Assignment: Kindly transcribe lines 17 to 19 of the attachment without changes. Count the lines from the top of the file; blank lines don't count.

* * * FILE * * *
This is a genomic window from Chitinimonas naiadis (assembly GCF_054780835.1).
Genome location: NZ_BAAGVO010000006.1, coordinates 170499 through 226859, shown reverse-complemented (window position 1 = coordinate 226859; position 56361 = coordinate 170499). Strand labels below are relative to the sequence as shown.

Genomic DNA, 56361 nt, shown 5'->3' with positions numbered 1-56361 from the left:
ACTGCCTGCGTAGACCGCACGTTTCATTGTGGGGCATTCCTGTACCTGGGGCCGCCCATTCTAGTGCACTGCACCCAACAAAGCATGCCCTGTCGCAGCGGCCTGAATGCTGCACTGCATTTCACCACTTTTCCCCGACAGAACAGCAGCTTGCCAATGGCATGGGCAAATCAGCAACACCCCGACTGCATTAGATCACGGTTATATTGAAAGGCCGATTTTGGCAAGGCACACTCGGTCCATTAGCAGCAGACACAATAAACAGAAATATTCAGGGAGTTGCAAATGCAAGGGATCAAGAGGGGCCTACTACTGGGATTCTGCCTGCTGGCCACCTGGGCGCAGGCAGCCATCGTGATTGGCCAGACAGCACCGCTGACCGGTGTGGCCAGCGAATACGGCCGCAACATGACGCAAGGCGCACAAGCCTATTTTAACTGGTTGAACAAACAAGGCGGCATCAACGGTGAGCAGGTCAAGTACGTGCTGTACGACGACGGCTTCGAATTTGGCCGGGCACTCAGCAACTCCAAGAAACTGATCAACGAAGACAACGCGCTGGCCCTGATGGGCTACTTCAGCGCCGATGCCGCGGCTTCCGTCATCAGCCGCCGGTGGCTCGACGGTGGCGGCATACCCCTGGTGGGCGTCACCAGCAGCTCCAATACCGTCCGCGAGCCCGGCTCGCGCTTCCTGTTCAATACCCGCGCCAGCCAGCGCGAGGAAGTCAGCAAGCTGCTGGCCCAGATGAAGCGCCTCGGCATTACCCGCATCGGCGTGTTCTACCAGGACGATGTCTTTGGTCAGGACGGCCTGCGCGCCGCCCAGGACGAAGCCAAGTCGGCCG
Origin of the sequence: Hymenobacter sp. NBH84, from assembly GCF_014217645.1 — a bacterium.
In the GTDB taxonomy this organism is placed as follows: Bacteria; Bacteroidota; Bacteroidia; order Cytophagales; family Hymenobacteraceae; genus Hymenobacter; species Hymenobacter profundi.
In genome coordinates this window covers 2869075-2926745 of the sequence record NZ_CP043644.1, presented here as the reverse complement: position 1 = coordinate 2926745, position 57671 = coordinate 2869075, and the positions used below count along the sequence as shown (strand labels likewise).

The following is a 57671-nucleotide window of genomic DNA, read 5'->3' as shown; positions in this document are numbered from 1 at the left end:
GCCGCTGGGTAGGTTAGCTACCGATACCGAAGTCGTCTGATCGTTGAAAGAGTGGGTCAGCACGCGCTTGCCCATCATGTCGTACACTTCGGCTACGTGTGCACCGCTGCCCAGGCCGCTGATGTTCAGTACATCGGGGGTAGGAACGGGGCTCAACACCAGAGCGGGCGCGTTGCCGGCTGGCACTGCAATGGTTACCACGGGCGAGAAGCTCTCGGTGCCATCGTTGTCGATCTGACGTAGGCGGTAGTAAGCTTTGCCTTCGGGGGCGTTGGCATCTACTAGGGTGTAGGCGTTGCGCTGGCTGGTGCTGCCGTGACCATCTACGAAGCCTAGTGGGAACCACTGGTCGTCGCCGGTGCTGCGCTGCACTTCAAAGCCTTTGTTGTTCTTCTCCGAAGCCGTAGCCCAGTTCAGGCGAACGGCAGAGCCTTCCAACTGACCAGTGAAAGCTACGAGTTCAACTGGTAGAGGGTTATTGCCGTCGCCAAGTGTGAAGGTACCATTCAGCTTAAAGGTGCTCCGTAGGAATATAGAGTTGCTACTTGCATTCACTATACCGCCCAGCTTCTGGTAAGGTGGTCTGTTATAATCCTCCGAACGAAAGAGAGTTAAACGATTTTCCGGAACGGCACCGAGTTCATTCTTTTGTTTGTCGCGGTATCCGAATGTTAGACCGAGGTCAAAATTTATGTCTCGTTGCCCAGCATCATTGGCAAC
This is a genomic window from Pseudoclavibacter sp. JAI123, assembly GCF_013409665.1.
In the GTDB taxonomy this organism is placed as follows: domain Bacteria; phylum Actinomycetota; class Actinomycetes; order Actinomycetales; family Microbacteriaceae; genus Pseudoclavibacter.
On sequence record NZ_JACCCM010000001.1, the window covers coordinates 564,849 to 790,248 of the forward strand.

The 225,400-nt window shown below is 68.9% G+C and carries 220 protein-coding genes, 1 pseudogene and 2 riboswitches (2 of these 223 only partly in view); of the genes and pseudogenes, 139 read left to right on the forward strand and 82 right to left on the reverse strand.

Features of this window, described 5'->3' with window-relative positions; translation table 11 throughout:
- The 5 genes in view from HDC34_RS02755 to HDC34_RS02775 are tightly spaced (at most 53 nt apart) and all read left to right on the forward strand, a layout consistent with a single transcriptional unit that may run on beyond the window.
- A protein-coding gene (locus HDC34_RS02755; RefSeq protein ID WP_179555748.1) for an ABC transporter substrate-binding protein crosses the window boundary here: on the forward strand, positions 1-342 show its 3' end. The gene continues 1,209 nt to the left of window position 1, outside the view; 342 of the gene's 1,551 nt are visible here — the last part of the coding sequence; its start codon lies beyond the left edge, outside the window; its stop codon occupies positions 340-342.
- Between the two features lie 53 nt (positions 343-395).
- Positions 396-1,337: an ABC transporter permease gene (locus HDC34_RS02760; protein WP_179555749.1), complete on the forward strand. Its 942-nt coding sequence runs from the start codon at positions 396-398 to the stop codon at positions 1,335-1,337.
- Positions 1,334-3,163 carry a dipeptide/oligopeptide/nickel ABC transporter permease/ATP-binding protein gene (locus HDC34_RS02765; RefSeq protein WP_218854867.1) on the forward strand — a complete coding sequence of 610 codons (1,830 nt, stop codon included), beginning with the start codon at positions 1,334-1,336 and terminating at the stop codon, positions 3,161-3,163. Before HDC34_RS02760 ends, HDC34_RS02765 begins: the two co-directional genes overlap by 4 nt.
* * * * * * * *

- Between the two features lie 53 nt (positions 343-395).
- Positions 396-1,337: an ABC transporter permease gene (locus HDC34_RS02760; protein WP_179555749.1), complete on the forward strand. Its 942-nt coding sequence runs from the start codon at positions 396-398 to the stop codon at positions 1,335-1,337.
- Positions 1,334-3,163 carry a dipeptide/oligopeptide/nickel ABC transporter permease/ATP-binding protein gene (locus HDC34_RS02765; RefSeq protein WP_218854867.1) on the forward strand — a complete coding sequence of 610 codons (1,830 nt, stop codon included), beginning with the start codon at positions 1,334-1,336 and terminating at the stop codon, positions 3,161-3,163. Before HDC34_RS02760 ends, HDC34_RS02765 begins: the two co-directional genes overlap by 4 nt.